Oct. 31, 2019: HCV treatment efficacy regardless of injection drug use; chronic pain, marijuana, and prescription opoids; the most urgent HIV training priorities; neuro effects of switching from Atripla to Complera.
When people living with HIV are admitted to a hospital, they may not be able to bring their medications with them, and could be prescribed new medication by a doctor who doesn't understand their complete medical history.
Alternate PrEP guideline recommendations; partner notification and onward HIV transmission; shifting causes of death among HIV/HCV-coinfected people; correlates of lower adherence among people on methadone maintenance.
Cholesterol guidelines may underestimate statin value; shifting from Ryan White CARE Act to Affordable Care Act coverage; HCV seroconversion and CD4 count suppression; HCV reinfection odds by risk group.
A cellphone attachment that detects HIV RNA; HIV-2 does indeed often progress to AIDS; CD4 count declines and incident hepatitis C coinfection; the global demographics of non-Hodgkin lymphoma.
PrEP access appears far from equal in the U.S.; HIV treatment and viral suppression disparities in Europe; how today’s hepatitis C treatments affect mortality; sex-based differences in cognitive impairment.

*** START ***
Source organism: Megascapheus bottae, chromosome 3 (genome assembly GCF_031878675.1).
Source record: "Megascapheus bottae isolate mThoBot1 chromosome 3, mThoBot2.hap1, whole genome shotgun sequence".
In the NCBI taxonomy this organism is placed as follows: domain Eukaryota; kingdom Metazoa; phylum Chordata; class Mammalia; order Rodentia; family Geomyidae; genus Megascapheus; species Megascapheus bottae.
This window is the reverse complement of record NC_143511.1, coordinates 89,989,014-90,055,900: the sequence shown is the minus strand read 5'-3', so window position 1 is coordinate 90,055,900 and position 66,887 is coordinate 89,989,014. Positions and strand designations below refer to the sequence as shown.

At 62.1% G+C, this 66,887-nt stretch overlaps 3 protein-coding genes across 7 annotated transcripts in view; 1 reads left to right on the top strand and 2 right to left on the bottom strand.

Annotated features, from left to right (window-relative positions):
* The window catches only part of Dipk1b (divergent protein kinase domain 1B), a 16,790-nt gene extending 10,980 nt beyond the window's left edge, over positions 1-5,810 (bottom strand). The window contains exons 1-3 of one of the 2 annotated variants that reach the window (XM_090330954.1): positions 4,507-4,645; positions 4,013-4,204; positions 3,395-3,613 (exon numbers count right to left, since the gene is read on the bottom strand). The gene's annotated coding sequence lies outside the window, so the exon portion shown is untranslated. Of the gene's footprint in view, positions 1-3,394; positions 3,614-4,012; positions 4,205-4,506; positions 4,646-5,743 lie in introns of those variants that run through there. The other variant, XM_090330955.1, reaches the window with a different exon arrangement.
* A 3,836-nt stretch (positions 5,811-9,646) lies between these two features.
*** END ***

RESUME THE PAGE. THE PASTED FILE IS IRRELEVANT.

A study of people with HIV and hepatitis C co-infection finds that limited access to food is associated with higher levels of HIV in the blood and 10% fewer CD4+ immune cells.
Cost issues are a major potential barrier toward effective HIV treatment, and many people with HIV experience financial stress. Sean Hosien of CATIE outlines a study that explores the impacts of this stress among people with HIV in Australia.
Here's a quick sampling of some of the more noteworthy HIV-related posters presented at a major research conference last week. Topics covered include a surprisingly high frequency of people quitting Atripla due to side effects; the decline of multidr...